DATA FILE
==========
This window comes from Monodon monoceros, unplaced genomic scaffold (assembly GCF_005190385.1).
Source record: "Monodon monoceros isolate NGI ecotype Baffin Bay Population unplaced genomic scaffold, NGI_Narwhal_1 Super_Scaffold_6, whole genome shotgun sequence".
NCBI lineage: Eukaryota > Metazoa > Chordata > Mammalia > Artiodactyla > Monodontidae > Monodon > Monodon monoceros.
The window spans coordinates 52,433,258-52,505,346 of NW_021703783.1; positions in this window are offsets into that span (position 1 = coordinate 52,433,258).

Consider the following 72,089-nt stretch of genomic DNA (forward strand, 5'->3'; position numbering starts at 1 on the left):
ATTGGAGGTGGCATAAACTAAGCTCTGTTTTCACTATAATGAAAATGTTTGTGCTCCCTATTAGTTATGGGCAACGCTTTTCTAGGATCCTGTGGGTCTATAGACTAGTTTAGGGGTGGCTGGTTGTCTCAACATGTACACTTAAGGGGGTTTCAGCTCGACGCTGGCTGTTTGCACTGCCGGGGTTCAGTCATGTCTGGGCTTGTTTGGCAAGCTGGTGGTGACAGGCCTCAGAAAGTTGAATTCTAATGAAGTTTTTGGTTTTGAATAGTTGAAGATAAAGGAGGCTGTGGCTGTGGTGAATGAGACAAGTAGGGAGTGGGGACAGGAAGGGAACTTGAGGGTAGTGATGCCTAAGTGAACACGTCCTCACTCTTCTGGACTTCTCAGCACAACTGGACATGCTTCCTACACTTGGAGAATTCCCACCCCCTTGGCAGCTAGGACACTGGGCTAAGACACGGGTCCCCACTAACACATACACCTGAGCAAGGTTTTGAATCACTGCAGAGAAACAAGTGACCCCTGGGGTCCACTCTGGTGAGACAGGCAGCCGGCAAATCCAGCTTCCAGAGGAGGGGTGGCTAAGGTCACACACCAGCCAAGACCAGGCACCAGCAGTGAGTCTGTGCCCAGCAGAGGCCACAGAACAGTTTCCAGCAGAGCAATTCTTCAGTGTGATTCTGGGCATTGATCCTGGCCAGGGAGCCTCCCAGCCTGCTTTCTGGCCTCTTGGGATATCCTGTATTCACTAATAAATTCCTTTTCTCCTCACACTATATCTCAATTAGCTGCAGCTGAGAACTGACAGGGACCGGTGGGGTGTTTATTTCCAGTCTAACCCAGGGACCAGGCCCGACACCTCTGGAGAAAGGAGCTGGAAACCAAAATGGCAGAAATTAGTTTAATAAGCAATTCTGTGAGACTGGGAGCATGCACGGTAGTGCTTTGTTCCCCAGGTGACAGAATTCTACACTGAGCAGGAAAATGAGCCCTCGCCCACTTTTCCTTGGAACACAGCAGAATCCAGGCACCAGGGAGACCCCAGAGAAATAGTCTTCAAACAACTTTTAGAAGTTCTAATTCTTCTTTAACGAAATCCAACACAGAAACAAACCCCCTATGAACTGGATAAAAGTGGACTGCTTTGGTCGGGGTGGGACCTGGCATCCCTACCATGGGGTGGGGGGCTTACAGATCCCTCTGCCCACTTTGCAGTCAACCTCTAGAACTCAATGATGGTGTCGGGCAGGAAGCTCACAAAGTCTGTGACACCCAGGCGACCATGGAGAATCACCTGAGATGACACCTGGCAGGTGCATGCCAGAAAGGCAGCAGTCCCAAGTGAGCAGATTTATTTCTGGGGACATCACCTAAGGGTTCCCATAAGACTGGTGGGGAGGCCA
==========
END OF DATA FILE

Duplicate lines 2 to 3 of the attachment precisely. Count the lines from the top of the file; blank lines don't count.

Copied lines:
Source record: "Monodon monoceros isolate NGI ecotype Baffin Bay Population unplaced genomic scaffold, NGI_Narwhal_1 Super_Scaffold_6, whole genome shotgun sequence".
NCBI lineage: Eukaryota > Metazoa > Chordata > Mammalia > Artiodactyla > Monodontidae > Monodon > Monodon monoceros.